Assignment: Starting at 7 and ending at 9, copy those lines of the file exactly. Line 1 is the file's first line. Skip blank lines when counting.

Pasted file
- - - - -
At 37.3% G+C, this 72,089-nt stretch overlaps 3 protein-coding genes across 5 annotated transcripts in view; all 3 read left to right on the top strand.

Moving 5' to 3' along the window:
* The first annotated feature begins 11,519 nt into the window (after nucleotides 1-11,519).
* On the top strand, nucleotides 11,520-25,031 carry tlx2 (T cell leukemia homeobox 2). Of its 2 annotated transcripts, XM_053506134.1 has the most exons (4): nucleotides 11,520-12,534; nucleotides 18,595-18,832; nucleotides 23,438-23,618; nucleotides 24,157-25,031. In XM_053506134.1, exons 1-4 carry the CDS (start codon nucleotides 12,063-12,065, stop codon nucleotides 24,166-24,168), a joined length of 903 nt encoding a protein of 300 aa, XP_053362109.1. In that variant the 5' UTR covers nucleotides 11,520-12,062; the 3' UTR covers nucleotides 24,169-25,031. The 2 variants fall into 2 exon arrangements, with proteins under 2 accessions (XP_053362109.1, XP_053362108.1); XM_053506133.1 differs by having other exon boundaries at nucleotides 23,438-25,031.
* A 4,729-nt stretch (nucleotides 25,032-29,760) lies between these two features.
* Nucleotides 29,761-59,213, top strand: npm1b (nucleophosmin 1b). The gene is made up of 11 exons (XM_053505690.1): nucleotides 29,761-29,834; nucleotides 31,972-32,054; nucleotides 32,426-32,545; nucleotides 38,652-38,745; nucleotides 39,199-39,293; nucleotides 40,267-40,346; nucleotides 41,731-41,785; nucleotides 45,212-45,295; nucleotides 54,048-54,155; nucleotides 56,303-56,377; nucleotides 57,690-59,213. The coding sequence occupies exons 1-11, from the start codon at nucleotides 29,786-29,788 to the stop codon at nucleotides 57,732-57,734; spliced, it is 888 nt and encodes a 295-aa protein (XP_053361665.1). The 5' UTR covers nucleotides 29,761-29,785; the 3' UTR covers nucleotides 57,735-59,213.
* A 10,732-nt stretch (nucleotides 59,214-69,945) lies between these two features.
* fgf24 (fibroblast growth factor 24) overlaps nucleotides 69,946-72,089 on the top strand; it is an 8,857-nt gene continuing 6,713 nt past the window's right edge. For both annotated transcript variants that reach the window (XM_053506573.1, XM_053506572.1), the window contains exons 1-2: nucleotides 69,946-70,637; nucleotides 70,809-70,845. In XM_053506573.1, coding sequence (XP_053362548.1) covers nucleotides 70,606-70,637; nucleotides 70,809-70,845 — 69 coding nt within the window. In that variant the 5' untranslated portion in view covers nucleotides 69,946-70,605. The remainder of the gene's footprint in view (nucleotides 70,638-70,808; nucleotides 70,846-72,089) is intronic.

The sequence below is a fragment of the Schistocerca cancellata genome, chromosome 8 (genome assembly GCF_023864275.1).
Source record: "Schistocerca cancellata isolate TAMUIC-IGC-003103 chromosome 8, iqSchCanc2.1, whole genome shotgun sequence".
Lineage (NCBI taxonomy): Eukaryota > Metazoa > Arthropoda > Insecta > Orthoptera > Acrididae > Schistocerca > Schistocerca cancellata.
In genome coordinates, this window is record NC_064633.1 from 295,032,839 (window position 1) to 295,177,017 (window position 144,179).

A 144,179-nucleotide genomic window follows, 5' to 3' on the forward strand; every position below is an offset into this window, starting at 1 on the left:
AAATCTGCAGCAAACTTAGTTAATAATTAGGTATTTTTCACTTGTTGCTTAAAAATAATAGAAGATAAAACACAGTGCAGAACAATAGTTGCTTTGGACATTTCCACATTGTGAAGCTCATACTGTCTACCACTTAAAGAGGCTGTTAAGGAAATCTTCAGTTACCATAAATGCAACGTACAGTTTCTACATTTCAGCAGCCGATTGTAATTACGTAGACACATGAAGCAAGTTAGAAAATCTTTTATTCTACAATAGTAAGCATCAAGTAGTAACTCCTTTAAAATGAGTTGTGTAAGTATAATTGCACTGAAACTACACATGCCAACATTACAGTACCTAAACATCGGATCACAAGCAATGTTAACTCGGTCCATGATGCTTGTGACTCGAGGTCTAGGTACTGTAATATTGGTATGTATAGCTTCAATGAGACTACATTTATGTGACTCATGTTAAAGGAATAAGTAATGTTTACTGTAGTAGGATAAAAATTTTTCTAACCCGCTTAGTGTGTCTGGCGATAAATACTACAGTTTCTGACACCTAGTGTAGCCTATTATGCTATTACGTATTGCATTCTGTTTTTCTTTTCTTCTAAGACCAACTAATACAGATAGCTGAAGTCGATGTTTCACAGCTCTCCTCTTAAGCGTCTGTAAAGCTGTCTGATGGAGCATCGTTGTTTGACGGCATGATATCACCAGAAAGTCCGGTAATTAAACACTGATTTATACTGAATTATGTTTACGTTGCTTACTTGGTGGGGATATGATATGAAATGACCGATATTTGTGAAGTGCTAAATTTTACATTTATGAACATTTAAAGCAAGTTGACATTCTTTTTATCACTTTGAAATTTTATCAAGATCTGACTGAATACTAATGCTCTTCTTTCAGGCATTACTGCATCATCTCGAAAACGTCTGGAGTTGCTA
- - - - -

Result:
* A 10,732-nt stretch (nucleotides 59,214-69,945) lies between these two features.
* fgf24 (fibroblast growth factor 24) overlaps nucleotides 69,946-72,089 on the top strand; it is an 8,857-nt gene continuing 6,713 nt past the window's right edge. For both annotated transcript variants that reach the window (XM_053506573.1, XM_053506572.1), the window contains exons 1-2: nucleotides 69,946-70,637; nucleotides 70,809-70,845. In XM_053506573.1, coding sequence (XP_053362548.1) covers nucleotides 70,606-70,637; nucleotides 70,809-70,845 — 69 coding nt within the window. In that variant the 5' untranslated portion in view covers nucleotides 69,946-70,605. The remainder of the gene's footprint in view (nucleotides 70,638-70,808; nucleotides 70,846-72,089) is intronic.

The sequence below is a fragment of the Schistocerca cancellata genome, chromosome 8 (genome assembly GCF_023864275.1).